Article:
Recently, I was outlining a new story to post on WattPad. It was going great. I’d outlined most of it, loved the concept, and even involved a few of my WattPad followers on coming up with name ideas for characters, so they could contribute too.
And then I got stuck.
The hero in this story had his character arc based on control. He believed if he could control everything, then things would work out okay. The heroine had made a terrible mistake in the past, so she felt burdened by her failure and had dedicated most of her life and herself to fixing things. Both character arcs had a lot of potential. So far so good, right?
But then I realized that’s not how it works. After all, Someone has to have control and Someone has to take on burdens. And of course, this Someone is God. With my current manuscript, it’s geared towards the general market, so there are no direct mentions of God, though it’s filled with Christian principles and morals.
For some reason, directly mentioning God in the book I was outlining didn’t sit well with me. These characters are two very scarred people, so I’d have to go down to basic questions about God concerning suffering, if He can be both loving and apathetic, etc. Throughout my life, I’ve found bits and pieces to the answers of these questions, but something didn’t feel right when I thought about going through them in my story.
So then I tried to figure out why. I knew I wasn’t embarrassed of my beliefs. After all, I mention my faith pretty overtly here. So why was I struggling? Why did the thought make me so uncomfortable?
God was being annoyingly quiet. I knew He had my answers, but apparently He didn’t feel like sharing them -_- I kept on praying that He’d just tell me what to do, so I could get on with my writing, but He didn’t. I knew He could open the floodgates of inspiration if He so desired, so for some reason, He wanted me to struggle with this. At that point, I knew I could continue with the story and just choose whatever I felt was best or right. But I didn’t want to write something without God’s direct blessing and direction, so I took my bible, went outside, and opened to a random page. (Which I’ve found is actually a pretty effective technique.)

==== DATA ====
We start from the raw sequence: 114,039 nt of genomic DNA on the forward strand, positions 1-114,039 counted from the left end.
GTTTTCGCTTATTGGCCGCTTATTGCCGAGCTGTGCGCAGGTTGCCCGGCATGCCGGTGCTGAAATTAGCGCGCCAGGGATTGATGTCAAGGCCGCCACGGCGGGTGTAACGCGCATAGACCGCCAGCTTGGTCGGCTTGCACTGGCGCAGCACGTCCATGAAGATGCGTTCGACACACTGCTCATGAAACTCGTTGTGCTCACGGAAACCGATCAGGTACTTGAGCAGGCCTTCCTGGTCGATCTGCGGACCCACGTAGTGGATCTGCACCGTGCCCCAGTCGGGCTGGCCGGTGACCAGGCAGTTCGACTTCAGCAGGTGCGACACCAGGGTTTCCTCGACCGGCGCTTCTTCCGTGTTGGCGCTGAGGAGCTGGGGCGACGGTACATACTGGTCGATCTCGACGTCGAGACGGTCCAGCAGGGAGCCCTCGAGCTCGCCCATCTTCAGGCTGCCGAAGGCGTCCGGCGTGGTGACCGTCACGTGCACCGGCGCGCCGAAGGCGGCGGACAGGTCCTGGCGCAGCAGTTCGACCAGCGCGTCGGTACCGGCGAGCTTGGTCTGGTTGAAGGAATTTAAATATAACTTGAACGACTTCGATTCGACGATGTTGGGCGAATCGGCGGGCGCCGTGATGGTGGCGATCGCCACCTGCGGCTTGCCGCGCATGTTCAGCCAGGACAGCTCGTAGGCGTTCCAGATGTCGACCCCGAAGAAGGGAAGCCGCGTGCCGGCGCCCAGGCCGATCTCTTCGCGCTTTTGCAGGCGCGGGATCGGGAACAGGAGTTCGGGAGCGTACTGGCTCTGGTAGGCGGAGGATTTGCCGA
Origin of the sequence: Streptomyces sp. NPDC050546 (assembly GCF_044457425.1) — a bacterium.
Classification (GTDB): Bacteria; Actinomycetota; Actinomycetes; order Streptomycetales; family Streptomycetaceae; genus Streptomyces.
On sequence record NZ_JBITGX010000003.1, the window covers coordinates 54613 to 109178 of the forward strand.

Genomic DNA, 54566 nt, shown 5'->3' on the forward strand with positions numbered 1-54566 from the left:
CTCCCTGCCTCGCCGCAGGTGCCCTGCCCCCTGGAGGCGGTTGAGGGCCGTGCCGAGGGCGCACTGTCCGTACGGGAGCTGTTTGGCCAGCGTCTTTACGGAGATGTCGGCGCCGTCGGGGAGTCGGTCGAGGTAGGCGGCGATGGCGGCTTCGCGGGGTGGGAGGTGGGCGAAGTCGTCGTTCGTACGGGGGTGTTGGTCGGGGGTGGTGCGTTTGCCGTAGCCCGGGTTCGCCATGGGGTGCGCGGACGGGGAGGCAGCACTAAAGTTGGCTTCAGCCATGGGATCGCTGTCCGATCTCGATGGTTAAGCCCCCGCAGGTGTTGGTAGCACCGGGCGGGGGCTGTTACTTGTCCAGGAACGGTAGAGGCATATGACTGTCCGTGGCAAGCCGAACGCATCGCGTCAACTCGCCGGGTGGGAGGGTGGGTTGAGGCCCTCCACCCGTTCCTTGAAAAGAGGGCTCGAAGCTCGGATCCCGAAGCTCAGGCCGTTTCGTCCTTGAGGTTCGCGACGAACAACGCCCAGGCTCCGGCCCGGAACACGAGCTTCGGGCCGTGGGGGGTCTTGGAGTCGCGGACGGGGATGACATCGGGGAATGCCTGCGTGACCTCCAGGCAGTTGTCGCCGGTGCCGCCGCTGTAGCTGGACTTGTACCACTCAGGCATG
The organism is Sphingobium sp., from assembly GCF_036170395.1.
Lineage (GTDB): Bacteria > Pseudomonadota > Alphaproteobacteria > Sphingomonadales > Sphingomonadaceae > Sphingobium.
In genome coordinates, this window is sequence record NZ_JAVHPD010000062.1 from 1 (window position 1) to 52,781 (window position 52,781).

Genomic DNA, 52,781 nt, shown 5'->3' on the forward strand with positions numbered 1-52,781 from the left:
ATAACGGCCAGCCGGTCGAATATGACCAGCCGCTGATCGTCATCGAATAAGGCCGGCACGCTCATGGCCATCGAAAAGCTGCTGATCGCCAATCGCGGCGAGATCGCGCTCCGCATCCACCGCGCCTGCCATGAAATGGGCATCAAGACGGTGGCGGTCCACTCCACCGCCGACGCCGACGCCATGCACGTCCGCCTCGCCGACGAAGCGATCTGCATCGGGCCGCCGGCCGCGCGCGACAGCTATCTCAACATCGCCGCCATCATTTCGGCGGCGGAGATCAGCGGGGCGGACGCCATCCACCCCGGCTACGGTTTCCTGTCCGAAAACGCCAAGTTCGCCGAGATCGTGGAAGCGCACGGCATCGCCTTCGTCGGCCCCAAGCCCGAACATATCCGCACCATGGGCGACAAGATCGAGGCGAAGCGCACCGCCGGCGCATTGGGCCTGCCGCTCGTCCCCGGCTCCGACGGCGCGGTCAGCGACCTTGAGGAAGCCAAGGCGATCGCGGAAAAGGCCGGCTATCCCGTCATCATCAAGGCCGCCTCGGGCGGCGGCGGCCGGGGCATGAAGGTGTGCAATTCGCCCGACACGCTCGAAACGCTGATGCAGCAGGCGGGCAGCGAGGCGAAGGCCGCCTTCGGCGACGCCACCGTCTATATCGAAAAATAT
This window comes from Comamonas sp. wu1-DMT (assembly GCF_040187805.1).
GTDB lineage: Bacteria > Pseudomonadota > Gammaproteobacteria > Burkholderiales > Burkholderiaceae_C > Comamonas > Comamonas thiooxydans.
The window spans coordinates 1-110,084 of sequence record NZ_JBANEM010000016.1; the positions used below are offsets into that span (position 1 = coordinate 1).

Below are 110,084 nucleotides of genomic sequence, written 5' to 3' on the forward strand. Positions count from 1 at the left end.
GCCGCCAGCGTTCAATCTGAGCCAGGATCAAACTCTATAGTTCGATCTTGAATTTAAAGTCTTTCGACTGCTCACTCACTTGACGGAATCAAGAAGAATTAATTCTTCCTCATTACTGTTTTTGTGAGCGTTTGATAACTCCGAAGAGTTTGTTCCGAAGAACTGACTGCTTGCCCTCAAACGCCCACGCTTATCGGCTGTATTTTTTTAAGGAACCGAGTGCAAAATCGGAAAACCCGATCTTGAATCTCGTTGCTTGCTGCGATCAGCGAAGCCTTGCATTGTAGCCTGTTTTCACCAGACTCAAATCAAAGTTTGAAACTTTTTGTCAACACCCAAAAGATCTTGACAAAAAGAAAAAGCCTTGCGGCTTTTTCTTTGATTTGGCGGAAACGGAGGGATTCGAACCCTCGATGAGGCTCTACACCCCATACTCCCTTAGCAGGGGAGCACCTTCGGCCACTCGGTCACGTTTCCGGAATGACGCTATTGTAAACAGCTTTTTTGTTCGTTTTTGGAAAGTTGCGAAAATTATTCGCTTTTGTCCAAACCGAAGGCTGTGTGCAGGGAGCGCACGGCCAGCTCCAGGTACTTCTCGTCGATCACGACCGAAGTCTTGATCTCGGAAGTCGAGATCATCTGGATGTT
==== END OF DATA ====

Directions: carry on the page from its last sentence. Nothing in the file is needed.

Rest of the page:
The very first page I’d opened to had the words Story Idea? scribbled on the top. The note was referring to Ezekiel 16. God begins the story by comparing Jerusalem to his bride, then a prostitute. Eventually, the prostitute’s lovers come and beat her.
I grimaced. “Is that the story you want me to write?”
At this point, it seemed He was feeling more talkative so He answered my questions for a while, saying it was supposed to be an allegory of His relationship with the average Christian.
“Okay, this is a great idea and all, but an allegory? I’ve already told my readers I’d be working on a different story; I can’t just switch. And it’s so different from what they’ve previously read from me. What if they feel it’s too religious and don’t like it?”
He told me that then it could just be a love story for us. It reminded me of what Allen Arnold said last year at ACFW: What if God just wanted you to write a story for you and Him and then to put it in a drawer? Could you write a story just to spend time with Him?
“Should I share the story at all then? Maybe I shouldn’t post it online.”
He assured me that I should, saying that love stories with Him were meant to be shared.
I should have been honored He’d so directly given me a story idea, but I wasn’t too respectful. I had a “well-thanks-a-lot-for-this-story-idea” kind of attitude.
But eventually, I realized that it really was an incredible story about God’s love for us and just thinking about it made me cry. I knew I totally had the freedom to keep working on what I wanted to, but I also knew I’d regret it later, because if God asks you to deviate from your plans, it means He has something even better in store. And I didn’t want to miss out. I don’t know why, but I think God would rather me write this story than the other because I’m supposed to talk more about His love than theology. Or maybe I am supposed to talk about more of the nitty-gritty theological questions, but at a later date.
And of course, there were doubts later. Starting all over with a new outline would take quite a bit more time, and I’d actually have to tell people who’d already contributed to my previous story idea about the change in plans. With these challenges in mind, I heard a voice ask, Are you sure God really said that? And as easy as it would have been to believe that voice, I’ve always told myself that if there’s the slightest chance God wants me to go in a certain direction, I’ll charge forward to where I feel directed unless I get something from Him saying otherwise.
So, now I’m stuck/blessed with writing an allegory I didn’t initially want to write.
When have you trusted or ignored God’s voice? What happened?